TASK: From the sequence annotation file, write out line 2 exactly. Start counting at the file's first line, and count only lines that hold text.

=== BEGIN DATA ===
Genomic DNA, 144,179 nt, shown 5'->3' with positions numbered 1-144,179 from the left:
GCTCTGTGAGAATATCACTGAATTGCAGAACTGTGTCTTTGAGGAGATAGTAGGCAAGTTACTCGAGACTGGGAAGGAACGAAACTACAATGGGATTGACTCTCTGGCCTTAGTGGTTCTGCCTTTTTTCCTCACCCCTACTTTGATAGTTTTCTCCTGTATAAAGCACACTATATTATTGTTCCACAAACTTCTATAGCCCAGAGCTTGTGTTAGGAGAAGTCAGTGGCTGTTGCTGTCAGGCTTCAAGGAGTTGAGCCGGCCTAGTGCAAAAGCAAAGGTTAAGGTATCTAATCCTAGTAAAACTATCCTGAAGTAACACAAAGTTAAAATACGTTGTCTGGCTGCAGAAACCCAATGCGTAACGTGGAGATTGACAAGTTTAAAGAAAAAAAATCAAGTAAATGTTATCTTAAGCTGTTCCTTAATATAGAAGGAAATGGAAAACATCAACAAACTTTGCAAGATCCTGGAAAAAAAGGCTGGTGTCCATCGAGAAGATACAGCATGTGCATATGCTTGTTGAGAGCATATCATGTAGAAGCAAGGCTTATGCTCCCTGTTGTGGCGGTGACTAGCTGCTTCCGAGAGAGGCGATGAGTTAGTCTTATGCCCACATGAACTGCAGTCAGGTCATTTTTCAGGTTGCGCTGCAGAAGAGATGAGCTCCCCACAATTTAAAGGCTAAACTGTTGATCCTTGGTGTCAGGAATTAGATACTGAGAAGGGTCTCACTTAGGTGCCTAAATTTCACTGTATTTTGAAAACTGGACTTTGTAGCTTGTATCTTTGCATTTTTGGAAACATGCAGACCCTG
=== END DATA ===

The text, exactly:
GCTCTGTGAGAATATCACTGAATTGCAGAACTGTGTCTTTGAGGAGATAGTAGGCAAGTTACTCGAGACTGGGAAGGAACGAAACTACAATGGGATTGACTCTCTGGCCTTAGTGGTTCTGCCTTTTTTCCTCACCCCTACTTTGATAGTTTTCTCCTGTATAAAGCACACTATATTATTGTTCCACAAACTTCTATAGCCCAGAGCTTGTGTTAGGAGAAGTCAGTGGCTGTTGCTGTCAGGCTTCAAGGAGTTGAGCCGGCCTAGTGCAAAAGCAAAGGTTAAGGTATCTAATCCTAGTAAAACTATCCTGAAGTAACACAAAGTTAAAATACGTTGTCTGGCTGCAGAAACCCAATGCGTAACGTGGAGATTGACAAGTTTAAAGAAAAAAAATCAAGTAAATGTTATCTTAAGCTGTTCCTTAATATAGAAGGAAATGGAAAACATCAACAAACTTTGCAAGATCCTGGAAAAAAAGGCTGGTGTCCATCGAGAAGATACAGCATGTGCATATGCTTGTTGAGAGCATATCATGTAGAAGCAAGGCTTATGCTCCCTGTTGTGGCGGTGACTAGCTGCTTCCGAGAGAGGCGATGAGTTAGTCTTATGCCCACATGAACTGCAGTCAGGTCATTTTTCAGGTTGCGCTGCAGAAGAGATGAGCTCCCCACAATTTAAAGGCTAAACTGTTGATCCTTGGTGTCAGGAATTAGATACTGAGAAGGGTCTCACTTAGGTGCCTAAATTTCACTGTATTTTGAAAACTGGACTTTGTAGCTTGTATCTTTGCATTTTTGGAAACATGCAGACCCTG